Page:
A patient will appreciate what you do for them while you are doing it. But once they are well, many times, it's the skill of the doctor they will announce to their friends, not the nurse who held their heads while racked with nausea or wiped their raw bottoms when suffering from diarrhea. It's just the nature of the beast. You make your own sunshine. Good luck with whatever you decide.
  10. 0
    SORRY THIS IS SO LONG - but it should clarify some of my frustrations:

    I got my issue of Nursing2004 today. I generally flip through magazines backwards (no reason, except that they seem to "flip" better that way...and maybe because the meatier articles are in the back). So anyway, I'm flipping through and thinking, "well, this is what I do like about nursing...this medical info is really interesting..." etc., etc.

    THEN I get to the legal advice column at the front of the mag, where people write in with questions about various scenarios they've encountered. One nurse wrote about her hospital's policy of having every pregnant woman, no matter how far along, always be transported via wheelchair - no matter if they've come in to deliver or for a routine test. She relayed an incident in which a 7-mo-pregnant patient came in for an ultrasound, but there were no wheelchairs available. She called up to the doc's office and the doc demanded she send the patient on up, on foot via the elevator, and to not wait for a wheelchair.

    The legal advice was that if the nurse sent the pt on foot and the pt fell, the nurse would be liable. The advice columnist said the nurse should not have let the pt go to the office on foot, that she shouldn't let the doc bully her into it, etc.

    So my frustration is this: It is interesting to know about the medical things, the patho, the treatment for various diseases/conditions, etc. It is rewarding to "help" or "make a difference," etc. It doesn't even bother me to do some of the icky stuff and not get thanked for it. BUT - what bothers me is the fact that instead of doing any of these things, I so often find myself dealing with scenarios like the wheelchair one!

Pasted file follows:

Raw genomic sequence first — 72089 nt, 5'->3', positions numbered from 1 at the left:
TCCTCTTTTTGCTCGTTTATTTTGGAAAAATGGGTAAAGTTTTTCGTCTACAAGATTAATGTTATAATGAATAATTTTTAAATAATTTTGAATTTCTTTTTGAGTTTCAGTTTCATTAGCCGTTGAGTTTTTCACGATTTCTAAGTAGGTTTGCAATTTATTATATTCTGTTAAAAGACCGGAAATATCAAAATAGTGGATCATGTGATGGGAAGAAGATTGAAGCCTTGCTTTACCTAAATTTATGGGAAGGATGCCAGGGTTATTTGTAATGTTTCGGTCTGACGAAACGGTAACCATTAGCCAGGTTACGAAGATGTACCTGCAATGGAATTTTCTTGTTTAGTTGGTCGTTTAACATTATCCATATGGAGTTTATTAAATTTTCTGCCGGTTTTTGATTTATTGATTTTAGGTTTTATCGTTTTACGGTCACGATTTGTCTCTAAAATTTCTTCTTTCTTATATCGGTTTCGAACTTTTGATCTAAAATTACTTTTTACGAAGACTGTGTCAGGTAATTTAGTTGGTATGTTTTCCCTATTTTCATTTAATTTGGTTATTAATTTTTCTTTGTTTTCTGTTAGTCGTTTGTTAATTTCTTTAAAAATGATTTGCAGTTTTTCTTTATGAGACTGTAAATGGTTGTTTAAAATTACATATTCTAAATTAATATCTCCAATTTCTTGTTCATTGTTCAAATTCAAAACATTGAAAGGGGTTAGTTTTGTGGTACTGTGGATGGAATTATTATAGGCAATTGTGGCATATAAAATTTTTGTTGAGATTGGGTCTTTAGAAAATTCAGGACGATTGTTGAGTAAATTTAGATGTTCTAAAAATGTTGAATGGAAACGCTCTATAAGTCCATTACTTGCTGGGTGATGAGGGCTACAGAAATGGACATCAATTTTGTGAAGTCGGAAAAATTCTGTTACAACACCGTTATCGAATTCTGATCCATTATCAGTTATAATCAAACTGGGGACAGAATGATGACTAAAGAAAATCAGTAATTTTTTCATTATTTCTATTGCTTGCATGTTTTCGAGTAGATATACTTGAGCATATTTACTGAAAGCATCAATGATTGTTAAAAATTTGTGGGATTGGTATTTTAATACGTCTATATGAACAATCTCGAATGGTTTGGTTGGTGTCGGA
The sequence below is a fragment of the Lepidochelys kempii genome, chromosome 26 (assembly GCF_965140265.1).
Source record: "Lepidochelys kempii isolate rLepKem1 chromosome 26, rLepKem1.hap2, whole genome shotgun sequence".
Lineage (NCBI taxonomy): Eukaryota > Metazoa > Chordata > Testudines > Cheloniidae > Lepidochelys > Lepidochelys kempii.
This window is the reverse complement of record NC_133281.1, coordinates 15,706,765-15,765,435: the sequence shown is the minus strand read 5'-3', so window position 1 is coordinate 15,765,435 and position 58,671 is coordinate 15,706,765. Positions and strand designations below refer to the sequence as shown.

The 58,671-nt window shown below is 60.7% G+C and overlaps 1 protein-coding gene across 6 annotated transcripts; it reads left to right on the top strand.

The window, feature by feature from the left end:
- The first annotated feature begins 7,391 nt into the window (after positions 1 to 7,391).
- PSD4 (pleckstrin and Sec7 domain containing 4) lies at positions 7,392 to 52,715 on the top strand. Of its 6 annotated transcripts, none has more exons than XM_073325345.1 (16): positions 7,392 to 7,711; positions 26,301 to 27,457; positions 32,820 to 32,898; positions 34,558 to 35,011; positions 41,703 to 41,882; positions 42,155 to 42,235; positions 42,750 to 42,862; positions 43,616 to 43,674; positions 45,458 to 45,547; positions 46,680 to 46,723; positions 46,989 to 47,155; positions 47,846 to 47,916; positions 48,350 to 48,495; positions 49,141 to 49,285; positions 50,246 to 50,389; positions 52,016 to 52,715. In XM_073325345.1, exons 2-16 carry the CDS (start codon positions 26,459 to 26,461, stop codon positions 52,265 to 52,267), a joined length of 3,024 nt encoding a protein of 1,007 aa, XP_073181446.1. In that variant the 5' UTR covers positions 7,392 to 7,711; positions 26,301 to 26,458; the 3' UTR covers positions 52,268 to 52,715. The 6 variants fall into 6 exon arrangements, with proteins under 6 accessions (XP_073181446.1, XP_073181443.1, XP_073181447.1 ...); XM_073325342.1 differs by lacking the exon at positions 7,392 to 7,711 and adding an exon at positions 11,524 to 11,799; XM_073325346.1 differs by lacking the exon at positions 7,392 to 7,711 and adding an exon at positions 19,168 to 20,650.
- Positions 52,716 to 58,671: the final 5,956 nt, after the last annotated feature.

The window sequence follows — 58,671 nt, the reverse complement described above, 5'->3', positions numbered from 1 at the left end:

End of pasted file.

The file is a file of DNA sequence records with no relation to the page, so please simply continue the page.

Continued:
Instead of taking care of the tasks that need to be done - instead of doing the most thorough and best assessment I can do - instead of being able to focus on the patho and theory behind my patient's condition and plan of care...I end up spending time trying to navigate issues like the wheelchair one.

    Also:

    I was telling a friend the other day that I am frustrated with things like being expected to act independently in a critical/code situation, or know all the pharmacological implications of every drug my pt's taking - yet, I have to get a doctor's order for which infant formula a baby can take before I can feed the baby.

    We can have policies that say parents have to step out of the NICU during change-of-shift/report time - yet, we don't have a policy against admissions coming in during change-of-shift (therefore, trying to get a baby's weight, start IV's, fax orders to pharmacy, etc.,etc. DURING report).

    We are expected to understand all the radiological/etc tests that are done in the hospital, and know what our pt's results are from those tests - yet, we cannot discuss the results with the parents at all (therefore, being forced to sometimes LIE to babies' parents).

    It's like nursing is the "catch-all" job in the hospital. In other professions, there is more of a hierarchy, a clear delineation of what kinds of tasks go to which role. But with nursing, you're doing everything from cleaning a baby scale to hanging vasoactive drips to faxing orders to pharmacy to suctioning a vent. You're doing a lot of gruntwork while at the same time, expected to have practically the same knowledge base as the M.D. Just doesn't make sense to me. I mean, I'm getting used to it, and I do understand that a lot of that gruntwork does have important physiological implications (cleaning:sepsis prevention, wrinkled linens:bedsores, etc.). BUT there is simply not enough time in the day for me to tend to EVERY DETAIL that needs to be tended to as a nurse - AND be there emotionally for my patients AND get all my charting done in a timely fashion!!

    So - these are just some of my frustrations!

    I'm 33 yrs old, just became a nurse 8 months ago. I think I am getting to the point in my life where I just don't want to put up with some of the absurdities in the nursing profession, as compared to other professions. I am old enough to know that life is too short and my family (hubby and two young daughters) is too precious to me to spend my days frustrated and wiped out. And I am young enough to go switch back to my previous profession, and to (eventually) recover financially from the cost of nursing school.

    The only things keeping me in the profession right now are (1) guilt about "giving up" on the investment I've made getting INTO the profession, (2) guilt about knowing that I do give good care, and maybe I should stay in it to counterbalance some of the BAD nurses I've seen, (3) and the thought that ONE DAY, which seems to be very far away, I will enjoy it more because I'll have more knowledge and/or I'll be in an environment I prefer.
    Last edit by KarenAR on Apr 12, '04